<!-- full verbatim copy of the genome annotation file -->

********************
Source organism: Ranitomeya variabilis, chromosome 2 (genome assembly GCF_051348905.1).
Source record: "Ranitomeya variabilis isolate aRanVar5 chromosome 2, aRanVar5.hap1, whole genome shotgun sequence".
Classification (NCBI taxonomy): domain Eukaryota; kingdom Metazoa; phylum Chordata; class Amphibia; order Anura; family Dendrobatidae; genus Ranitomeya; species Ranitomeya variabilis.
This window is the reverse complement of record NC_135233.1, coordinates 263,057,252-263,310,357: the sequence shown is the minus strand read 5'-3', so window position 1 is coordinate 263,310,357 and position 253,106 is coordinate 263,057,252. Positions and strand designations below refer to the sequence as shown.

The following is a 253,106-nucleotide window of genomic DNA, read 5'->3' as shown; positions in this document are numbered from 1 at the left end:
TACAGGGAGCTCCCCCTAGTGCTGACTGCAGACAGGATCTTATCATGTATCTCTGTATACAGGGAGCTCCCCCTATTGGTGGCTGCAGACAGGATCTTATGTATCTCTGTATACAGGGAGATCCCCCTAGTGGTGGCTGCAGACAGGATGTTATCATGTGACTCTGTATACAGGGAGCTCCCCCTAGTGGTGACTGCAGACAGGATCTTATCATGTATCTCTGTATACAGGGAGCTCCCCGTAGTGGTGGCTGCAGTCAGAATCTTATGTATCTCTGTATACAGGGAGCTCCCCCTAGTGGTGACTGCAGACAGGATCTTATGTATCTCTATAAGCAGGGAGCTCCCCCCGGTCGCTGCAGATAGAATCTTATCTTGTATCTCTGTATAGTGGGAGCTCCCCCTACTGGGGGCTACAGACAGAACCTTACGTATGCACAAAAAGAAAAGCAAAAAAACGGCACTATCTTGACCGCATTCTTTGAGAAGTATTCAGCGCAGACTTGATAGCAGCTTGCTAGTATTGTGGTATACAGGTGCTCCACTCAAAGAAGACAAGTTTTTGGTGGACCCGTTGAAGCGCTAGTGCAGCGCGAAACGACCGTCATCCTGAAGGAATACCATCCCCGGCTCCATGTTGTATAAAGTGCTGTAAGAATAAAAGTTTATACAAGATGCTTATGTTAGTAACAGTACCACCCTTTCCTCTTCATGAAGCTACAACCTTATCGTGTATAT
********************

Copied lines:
Source organism: Ranitomeya variabilis, chromosome 2 (genome assembly GCF_051348905.1).
Source record: "Ranitomeya variabilis isolate aRanVar5 chromosome 2, aRanVar5.hap1, whole genome shotgun sequence".
Classification (NCBI taxonomy): domain Eukaryota; kingdom Metazoa; phylum Chordata; class Amphibia; order Anura; family Dendrobatidae; genus Ranitomeya; species Ranitomeya variabilis.
This window is the reverse complement of record NC_135233.1, coordinates 263,057,252-263,310,357: the sequence shown is the minus strand read 5'-3', so window position 1 is coordinate 263,310,357 and position 253,106 is coordinate 263,057,252. Positions and strand designations below refer to the sequence as shown.

The following is a 253,106-nucleotide window of genomic DNA, read 5'->3' as shown; positions in this document are numbered from 1 at the left end:
TACAGGGAGCTCCCCCTAGTGCTGACTGCAGACAGGATCTTATCATGTATCTCTGTATACAGGGAGCTCCCCCTATTGGTGGCTGCAGACAGGATCTTATGTATCTCTGTATACAGGGAGATCCCCCTAGTGGTGGCTGCAGACAGGATGTTATCATGTGACTCTGTATACAGGGAGCTCCCCCTAGTGGTGACTGCAGACAGGATCTTATCATGTATCTCTGTATACAGGGAGCTCCCCGTAGTGGTGGCTGCAGTCAGAATCTTATGTATCTCTGTATACAGGGAGCTCCCCCTAGTGGTGACTGCAGACAGGATCTTATGTATCTCTATAAGCAGGGAGCTCCCCCCGGTCGCTGCAGATAGAATCTTATCTTGTATCTCTGTATAGTGGGAGCTCCCCCTACTGGGGGCTACAGACAGAACCTTACGTATGCACAAAAAGAAAAGCAAAAAAACGGCACTATCTTGACCGCATTCTTTGAGAAGTATTCAGCGCAGACTTGATAGCAGCTTGCTAGTATTGTGGTATACAGGTGCTCCACTCAAAGAAGACAAGTTTTTGGTGGACCCGTTGAAGCGCTAGTGCAGCGCGAAACGACCGTCATCCTGAAGGAATACCATCCCCGGCTCCATGTTGTATAAAGTGCTGTAAGAATAAAAGTTTATACAAGATGCTTATGTTAGTAACAGTACCACCCTTTCCTCTTCATGAAGCTACAACCTTATCGTGTATAT